'It appears to have been almost universally conceded, since the United States as a sovereign cannot be sued without its consent, that as expressly stated in Tillou v. United States, 1 Ct.Cl. (F.) 220 * * * (United States v. Eckford), 6 Wall. 484, 18 L. Ed. 920, no action, whether in the nature of an original action or setoff, or cross-demand, can be maintained against the United States without a Congressional enactment to sustain and authorize it.'

 Authorities which would permit such setoffs or counterclaims depend for their validity on a showing that the setoff or counterclaim is one arising out of the same transaction. In the present case the defendants are unable to make that showing, for the complaint of the Government is based on a violation of the contract of November 12, 1947 wherein the Government seeks a judgment arising out of the breach of that contract Contrariwise the counterclaim set up by the defendants in their answer arose not from the 1947 contract, but on the alleged ground that the Government has refused the defendants' alleged demands for the repurchase of 115 acres which were part of the parcel purchased by the Government from the defendants prior to the making of the contract forming the subject of the complaint.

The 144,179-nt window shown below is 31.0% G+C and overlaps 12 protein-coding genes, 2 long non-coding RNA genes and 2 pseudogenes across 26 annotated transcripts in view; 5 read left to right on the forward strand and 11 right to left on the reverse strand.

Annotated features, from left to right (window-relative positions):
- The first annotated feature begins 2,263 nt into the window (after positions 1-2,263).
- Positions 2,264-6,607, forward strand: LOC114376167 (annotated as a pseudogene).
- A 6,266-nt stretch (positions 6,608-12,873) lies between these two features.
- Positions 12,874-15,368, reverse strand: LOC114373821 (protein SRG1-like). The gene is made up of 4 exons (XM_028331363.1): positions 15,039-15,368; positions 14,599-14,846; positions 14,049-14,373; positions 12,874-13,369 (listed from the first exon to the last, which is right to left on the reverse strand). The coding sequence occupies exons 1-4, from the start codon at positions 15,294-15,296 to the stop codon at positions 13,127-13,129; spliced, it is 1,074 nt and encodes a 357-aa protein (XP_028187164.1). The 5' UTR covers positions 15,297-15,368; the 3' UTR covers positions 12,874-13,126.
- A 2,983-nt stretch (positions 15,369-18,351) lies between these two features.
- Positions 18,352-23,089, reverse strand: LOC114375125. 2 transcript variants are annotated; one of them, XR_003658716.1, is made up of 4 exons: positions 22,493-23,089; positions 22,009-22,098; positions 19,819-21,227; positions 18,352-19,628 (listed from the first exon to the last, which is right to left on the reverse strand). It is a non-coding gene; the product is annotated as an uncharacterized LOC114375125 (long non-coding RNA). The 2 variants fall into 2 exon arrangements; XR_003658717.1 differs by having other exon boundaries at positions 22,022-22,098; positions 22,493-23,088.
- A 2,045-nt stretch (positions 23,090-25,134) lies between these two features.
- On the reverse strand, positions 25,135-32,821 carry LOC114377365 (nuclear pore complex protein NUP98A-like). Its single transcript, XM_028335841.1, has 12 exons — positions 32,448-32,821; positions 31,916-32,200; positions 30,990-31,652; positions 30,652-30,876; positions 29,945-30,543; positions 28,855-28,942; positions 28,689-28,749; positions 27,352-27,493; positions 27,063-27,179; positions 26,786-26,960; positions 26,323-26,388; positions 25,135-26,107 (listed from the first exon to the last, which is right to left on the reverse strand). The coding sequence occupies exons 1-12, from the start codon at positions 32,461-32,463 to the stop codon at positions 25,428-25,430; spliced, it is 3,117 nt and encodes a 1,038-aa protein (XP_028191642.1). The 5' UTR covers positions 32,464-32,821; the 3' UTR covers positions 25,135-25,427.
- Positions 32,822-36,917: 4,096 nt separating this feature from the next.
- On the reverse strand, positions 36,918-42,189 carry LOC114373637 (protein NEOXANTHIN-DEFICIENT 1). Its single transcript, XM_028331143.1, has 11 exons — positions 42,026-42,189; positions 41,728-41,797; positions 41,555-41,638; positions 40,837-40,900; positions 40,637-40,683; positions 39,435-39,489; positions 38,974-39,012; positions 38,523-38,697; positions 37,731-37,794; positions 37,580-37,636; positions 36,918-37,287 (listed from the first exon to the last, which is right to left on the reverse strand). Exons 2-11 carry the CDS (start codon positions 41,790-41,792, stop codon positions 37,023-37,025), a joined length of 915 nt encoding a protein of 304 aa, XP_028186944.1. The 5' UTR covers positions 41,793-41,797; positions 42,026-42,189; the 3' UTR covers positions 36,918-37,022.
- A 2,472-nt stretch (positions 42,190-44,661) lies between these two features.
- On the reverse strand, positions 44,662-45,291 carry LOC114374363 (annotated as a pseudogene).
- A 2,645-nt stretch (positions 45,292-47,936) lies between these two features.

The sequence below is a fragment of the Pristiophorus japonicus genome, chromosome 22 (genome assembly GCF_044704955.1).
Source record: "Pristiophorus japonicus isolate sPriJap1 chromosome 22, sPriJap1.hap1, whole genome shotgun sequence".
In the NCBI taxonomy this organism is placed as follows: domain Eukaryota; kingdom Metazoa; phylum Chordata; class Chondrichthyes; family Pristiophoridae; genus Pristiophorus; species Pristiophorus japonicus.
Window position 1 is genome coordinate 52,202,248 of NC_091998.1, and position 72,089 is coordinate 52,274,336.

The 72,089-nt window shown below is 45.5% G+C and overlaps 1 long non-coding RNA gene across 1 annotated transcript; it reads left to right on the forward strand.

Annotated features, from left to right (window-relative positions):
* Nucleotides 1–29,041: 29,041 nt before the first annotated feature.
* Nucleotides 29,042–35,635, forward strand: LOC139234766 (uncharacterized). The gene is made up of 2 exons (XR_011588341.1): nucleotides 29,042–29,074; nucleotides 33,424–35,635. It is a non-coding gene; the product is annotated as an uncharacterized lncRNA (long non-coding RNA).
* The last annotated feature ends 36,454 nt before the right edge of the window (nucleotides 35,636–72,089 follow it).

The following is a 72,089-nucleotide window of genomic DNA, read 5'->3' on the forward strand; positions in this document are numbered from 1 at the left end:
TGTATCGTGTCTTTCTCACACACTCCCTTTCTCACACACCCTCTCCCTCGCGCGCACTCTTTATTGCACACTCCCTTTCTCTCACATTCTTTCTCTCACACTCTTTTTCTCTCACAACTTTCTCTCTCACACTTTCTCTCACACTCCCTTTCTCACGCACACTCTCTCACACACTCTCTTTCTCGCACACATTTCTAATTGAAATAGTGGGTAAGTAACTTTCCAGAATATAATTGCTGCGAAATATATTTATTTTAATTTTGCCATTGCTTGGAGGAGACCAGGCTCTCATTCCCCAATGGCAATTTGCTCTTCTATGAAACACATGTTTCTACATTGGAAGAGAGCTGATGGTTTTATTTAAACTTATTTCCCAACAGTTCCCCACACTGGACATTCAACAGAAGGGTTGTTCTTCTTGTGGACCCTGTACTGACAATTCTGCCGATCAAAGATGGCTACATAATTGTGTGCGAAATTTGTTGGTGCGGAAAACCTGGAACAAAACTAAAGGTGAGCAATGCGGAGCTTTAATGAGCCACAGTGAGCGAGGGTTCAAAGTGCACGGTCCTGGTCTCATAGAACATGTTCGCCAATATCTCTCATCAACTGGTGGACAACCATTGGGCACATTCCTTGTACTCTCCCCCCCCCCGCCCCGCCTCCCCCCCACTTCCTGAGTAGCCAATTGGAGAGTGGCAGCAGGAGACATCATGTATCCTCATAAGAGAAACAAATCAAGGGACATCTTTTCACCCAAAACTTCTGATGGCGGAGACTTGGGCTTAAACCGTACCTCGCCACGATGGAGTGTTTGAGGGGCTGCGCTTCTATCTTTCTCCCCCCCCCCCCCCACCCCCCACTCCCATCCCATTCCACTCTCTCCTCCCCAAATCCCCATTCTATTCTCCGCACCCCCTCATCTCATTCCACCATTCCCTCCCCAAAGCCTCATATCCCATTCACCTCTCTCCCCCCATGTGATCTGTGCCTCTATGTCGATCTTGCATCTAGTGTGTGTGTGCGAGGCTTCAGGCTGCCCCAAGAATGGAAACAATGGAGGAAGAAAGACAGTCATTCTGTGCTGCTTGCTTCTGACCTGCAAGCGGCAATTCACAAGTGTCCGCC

So that on all grounds it appears that the court is without jurisdiction to entertain the counterclaim, whether that alleged right had been set forth in an action in which the defendants here were the plaintiffs, as in Seiden v. Larson, supra, or herein where the Government is the plaintiff.

 The motion, therefore, of the plaintiff to dismiss the counterclaim for want of jurisdiction is granted. Since the court has no jurisdiction, it will not pass upon the merits of the counterclaim.

 Settle order on notice.

19560209